Theodora Goss discussed the utility of writing exercises over at her blog yesterday, and I found one of her ideas particularly fascinating, that of (following Holly Black) a unicorn apocalypse. While I have never been a great lover of the unicorn, it is a creature rich with symbolism and weirdness. And the act of imagining how these creatures might be the destroyers of civilization, rather than purveyors of glitter and happiness, was too good a challenge to pass up.

I decided to go with the Rule of Three and just discard my first two ideas, which were unicorns as secret harbingers of a worse apocalypse, and unicorns as a warning from Mother Nature about ecological imbalance. My third thought was encapsulated in a comment I posted on Theodora’s blog:
“The first title to come to mind was ENDLESS RAINBOWS ON A CLOUDLESS, EVER-LASTING DAY. The first line I thought of was ‘On the fifth day, Ellis died, most likely from an overload of rainbows. We decided to go to the lake and give him to the narwhals, hoping to placate them and, perhaps, their earth-walking cousins. No other sacrifice had yet helped to stave them off, or bring any measure of blessed darkness back to the world.’ I like the idea of the world itself being transformed by this apocalypse.”
After a bit of poking around on Google (between pricing outrageously rare poetry chapbooks), I realized that this was ludicrous; there is NO WAY there would ever be narwhals in Cayuga Lake, even in the event of a unicorn apocalypse. Besides, narwhals are actual animals, and only very pale stand-ins for the unicorn, which here is the harbinger of destruction and remaker of the world. And not in a “back-to-nature” way, but in a “we’re tired of being pushed around and made into cute notebook covers” kind of way. The entire way the world works must go, decree the unicorns, and the apocalypse arises from there.
The blend of classical traits and tropes with the current softening of unicorn symbolism seemed like an enjoyable path to take. Unicorns are detectors of virtue, instant healers, and savage fighters. They are hard to kill, not just because of their swiftness, but because, as Holly Black points out, their death shakes the universe. I decided that this was literally true, and what makes the unicorn apocalypse even harder to deal with is that a unicorn’s death wreaks earth-shaking havoc around it. Sorry humans, killing them literally does more harm than good.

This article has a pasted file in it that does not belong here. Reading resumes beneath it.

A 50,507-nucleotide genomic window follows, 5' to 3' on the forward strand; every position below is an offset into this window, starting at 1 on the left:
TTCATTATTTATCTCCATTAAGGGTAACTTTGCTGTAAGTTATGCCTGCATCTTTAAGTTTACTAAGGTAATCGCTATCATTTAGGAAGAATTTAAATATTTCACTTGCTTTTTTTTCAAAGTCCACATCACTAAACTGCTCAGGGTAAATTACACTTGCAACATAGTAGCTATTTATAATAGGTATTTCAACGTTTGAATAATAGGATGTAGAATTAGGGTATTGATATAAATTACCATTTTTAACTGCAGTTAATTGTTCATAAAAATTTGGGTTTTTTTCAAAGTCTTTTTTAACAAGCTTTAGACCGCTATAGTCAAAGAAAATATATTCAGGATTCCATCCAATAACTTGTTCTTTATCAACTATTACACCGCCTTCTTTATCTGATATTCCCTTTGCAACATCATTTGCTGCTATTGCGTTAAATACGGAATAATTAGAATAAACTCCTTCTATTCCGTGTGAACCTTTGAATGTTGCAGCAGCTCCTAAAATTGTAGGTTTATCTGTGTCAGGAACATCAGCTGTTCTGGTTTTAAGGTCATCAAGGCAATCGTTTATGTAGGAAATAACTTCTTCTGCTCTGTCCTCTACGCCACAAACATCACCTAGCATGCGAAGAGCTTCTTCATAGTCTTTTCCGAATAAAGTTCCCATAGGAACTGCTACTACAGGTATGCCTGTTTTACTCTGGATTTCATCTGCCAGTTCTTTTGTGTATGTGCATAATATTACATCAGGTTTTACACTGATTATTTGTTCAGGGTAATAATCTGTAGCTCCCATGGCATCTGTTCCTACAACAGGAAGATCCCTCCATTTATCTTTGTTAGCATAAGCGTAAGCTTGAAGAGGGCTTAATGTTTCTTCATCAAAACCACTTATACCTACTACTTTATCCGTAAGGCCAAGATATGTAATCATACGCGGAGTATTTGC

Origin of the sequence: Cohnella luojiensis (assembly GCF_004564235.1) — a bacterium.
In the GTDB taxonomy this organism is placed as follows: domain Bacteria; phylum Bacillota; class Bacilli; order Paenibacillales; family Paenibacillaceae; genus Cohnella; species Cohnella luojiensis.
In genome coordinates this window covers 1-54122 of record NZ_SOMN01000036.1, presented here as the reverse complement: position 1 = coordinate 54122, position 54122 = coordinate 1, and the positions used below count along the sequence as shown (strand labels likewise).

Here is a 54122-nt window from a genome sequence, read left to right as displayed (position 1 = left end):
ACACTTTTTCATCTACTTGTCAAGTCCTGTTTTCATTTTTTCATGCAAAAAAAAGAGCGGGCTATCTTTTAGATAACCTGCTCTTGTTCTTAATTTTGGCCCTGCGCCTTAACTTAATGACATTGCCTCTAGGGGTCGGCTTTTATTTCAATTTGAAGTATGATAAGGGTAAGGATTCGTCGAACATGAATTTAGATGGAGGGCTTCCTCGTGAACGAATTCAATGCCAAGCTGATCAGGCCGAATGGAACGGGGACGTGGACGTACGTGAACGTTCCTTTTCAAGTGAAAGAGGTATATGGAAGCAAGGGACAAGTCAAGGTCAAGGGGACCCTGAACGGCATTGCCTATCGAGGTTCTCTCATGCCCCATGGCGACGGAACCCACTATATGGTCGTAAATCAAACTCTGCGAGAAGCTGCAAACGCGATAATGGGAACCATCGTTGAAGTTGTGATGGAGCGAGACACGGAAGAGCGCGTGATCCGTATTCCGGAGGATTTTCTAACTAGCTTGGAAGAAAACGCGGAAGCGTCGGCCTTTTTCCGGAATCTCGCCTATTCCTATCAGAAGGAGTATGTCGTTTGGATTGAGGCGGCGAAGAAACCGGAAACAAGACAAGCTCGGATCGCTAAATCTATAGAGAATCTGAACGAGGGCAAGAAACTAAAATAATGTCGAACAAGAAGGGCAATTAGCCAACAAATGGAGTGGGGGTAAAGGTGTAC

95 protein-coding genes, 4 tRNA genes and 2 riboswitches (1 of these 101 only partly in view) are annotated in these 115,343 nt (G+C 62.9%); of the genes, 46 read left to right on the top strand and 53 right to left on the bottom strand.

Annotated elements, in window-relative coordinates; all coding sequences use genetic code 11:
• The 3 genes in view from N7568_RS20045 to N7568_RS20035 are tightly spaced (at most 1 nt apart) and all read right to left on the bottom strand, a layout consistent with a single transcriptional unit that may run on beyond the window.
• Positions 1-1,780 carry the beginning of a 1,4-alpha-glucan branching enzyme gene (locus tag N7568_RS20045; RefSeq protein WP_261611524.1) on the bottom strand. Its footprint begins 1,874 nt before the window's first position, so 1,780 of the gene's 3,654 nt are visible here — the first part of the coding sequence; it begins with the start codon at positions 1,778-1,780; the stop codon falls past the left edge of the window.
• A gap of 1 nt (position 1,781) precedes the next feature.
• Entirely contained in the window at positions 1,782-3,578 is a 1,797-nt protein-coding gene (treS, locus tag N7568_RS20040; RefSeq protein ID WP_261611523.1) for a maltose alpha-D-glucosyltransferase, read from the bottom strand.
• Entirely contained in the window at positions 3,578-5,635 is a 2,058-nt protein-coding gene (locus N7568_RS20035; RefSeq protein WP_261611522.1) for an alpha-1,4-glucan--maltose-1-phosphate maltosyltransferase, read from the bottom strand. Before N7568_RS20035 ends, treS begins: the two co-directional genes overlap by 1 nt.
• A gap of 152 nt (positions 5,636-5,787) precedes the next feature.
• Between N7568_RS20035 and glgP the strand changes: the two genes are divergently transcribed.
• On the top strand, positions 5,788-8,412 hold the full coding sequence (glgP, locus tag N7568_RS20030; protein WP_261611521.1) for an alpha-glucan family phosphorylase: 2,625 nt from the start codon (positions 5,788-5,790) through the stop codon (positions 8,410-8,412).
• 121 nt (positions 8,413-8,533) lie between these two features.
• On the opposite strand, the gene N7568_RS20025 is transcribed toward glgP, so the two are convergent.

This remaking of the world, on the surface, might sound compelling or even pleasing. As the unicorns emerge in strength from haunted woods, unknown canyons, and the other hidden places of the world, they spread sunshine and rainbows, flowers and blue skies. But quickly people realize that these new conditions are permanent; the skies are cloudless, it never rains, and it never gets dark. The new flowers act like hyperactive weeds and choke all native foliage out of an area, creating endless carpets of cheerful wildflowers that sink their roots into the earth and climb anything they can’t choke into oblivion. They thrive in the everlasting sun, but are sadly inedible to all except the unicorns. Monstrous rainbows appear in the skies, hypnotic and maddening in their omnipresence and unfounded joy. The land masses turn into vast unicorn playgrounds where humans (and indeed, most animals except for the chirpiest of birds and most pleasantly buzzing bee sand dragonflies) can no longer thrive.
Initially human governments try to use coercion, and then force, to deal with the unicorns. But once the first few are successfully killed, the effects of their demise obviously far exceed what little benefit is gained from eliminating one. Some humans go to sea, hoping to avoid this bright, shiny horror of a world. Others retreat to extreme climates such as mountaintops and deserts. A few just lay down in the endless fields of flowers and wait to become fertilizer. Others attempt to figure out a way to fight back, until one day, a young woman asks an odd question: what if fighting them is not the answer?
That’s as far as I have gotten.
EDIT: Here is Theodora’s take on the unicorn apocalypse. I’ll happily link to others as they appear.
EDIT THE SECOND: This was quite helpful as a loosening-up exercise! I wrote about 250 more words on a story and polished up a complete story (cut about 200 words from it, slightly altered the characters’ main interaction). I’m debating whether the latter is ready to send somewhere.
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